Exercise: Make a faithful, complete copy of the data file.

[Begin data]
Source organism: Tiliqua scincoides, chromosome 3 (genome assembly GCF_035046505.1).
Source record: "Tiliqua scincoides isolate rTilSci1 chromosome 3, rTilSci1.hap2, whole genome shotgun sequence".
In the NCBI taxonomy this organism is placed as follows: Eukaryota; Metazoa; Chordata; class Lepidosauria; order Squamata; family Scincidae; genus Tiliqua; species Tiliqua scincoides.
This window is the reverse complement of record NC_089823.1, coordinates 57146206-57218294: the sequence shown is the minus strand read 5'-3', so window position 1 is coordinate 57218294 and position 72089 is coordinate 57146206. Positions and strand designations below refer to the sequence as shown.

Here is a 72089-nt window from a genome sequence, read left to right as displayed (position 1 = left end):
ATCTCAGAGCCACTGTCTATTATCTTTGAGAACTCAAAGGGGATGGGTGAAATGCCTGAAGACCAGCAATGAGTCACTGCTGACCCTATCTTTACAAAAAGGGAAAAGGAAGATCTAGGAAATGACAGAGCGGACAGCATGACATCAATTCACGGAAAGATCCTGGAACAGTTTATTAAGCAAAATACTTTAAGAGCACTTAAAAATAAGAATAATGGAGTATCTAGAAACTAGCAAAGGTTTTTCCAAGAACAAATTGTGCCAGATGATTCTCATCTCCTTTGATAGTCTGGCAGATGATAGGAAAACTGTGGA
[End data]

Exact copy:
Source organism: Tiliqua scincoides, chromosome 3 (genome assembly GCF_035046505.1).
Source record: "Tiliqua scincoides isolate rTilSci1 chromosome 3, rTilSci1.hap2, whole genome shotgun sequence".
In the NCBI taxonomy this organism is placed as follows: Eukaryota; Metazoa; Chordata; class Lepidosauria; order Squamata; family Scincidae; genus Tiliqua; species Tiliqua scincoides.
This window is the reverse complement of record NC_089823.1, coordinates 57146206-57218294: the sequence shown is the minus strand read 5'-3', so window position 1 is coordinate 57218294 and position 72089 is coordinate 57146206. Positions and strand designations below refer to the sequence as shown.

Here is a 72089-nt window from a genome sequence, read left to right as displayed (position 1 = left end):
ATCTCAGAGCCACTGTCTATTATCTTTGAGAACTCAAAGGGGATGGGTGAAATGCCTGAAGACCAGCAATGAGTCACTGCTGACCCTATCTTTACAAAAAGGGAAAAGGAAGATCTAGGAAATGACAGAGCGGACAGCATGACATCAATTCACGGAAAGATCCTGGAACAGTTTATTAAGCAAAATACTTTAAGAGCACTTAAAAATAAGAATAATGGAGTATCTAGAAACTAGCAAAGGTTTTTCCAAGAACAAATTGTGCCAGATGATTCTCATCTCCTTTGATAGTCTGGCAGATGATAGGAAAACTGTGGA